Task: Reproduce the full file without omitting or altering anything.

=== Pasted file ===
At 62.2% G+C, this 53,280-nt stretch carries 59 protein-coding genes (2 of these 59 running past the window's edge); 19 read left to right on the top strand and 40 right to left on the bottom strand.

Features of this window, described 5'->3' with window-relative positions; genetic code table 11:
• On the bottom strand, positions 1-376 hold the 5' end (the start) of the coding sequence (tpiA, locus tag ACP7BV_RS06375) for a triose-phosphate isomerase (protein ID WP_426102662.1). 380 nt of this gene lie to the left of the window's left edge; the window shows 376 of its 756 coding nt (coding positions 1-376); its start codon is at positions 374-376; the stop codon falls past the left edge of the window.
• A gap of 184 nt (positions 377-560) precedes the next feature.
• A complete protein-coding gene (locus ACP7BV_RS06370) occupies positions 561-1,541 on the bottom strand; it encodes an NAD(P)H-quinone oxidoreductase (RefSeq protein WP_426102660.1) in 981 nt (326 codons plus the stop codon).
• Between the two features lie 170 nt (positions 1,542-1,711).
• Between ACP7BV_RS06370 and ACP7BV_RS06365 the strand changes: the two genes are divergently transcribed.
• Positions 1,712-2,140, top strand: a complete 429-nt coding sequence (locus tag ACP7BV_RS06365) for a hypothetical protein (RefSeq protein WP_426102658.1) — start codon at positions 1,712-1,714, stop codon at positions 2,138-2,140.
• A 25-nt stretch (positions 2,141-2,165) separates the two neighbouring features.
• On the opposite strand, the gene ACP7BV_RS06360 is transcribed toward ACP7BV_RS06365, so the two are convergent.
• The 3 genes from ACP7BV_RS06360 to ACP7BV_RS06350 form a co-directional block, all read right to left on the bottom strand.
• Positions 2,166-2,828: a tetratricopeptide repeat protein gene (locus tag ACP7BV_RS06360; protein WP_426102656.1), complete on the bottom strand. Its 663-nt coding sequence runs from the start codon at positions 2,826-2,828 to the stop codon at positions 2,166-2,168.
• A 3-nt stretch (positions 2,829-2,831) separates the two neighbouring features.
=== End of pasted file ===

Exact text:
At 62.2% G+C, this 53,280-nt stretch carries 59 protein-coding genes (2 of these 59 running past the window's edge); 19 read left to right on the top strand and 40 right to left on the bottom strand.

Features of this window, described 5'->3' with window-relative positions; genetic code table 11:
• On the bottom strand, positions 1-376 hold the 5' end (the start) of the coding sequence (tpiA, locus tag ACP7BV_RS06375) for a triose-phosphate isomerase (protein ID WP_426102662.1). 380 nt of this gene lie to the left of the window's left edge; the window shows 376 of its 756 coding nt (coding positions 1-376); its start codon is at positions 374-376; the stop codon falls past the left edge of the window.
• A gap of 184 nt (positions 377-560) precedes the next feature.
• A complete protein-coding gene (locus ACP7BV_RS06370) occupies positions 561-1,541 on the bottom strand; it encodes an NAD(P)H-quinone oxidoreductase (RefSeq protein WP_426102660.1) in 981 nt (326 codons plus the stop codon).
• Between the two features lie 170 nt (positions 1,542-1,711).
• Between ACP7BV_RS06370 and ACP7BV_RS06365 the strand changes: the two genes are divergently transcribed.
• Positions 1,712-2,140, top strand: a complete 429-nt coding sequence (locus tag ACP7BV_RS06365) for a hypothetical protein (RefSeq protein WP_426102658.1) — start codon at positions 1,712-1,714, stop codon at positions 2,138-2,140.
• A 25-nt stretch (positions 2,141-2,165) separates the two neighbouring features.
• On the opposite strand, the gene ACP7BV_RS06360 is transcribed toward ACP7BV_RS06365, so the two are convergent.
• The 3 genes from ACP7BV_RS06360 to ACP7BV_RS06350 form a co-directional block, all read right to left on the bottom strand.
• Positions 2,166-2,828: a tetratricopeptide repeat protein gene (locus tag ACP7BV_RS06360; protein WP_426102656.1), complete on the bottom strand. Its 663-nt coding sequence runs from the start codon at positions 2,826-2,828 to the stop codon at positions 2,166-2,168.
• A 3-nt stretch (positions 2,829-2,831) separates the two neighbouring features.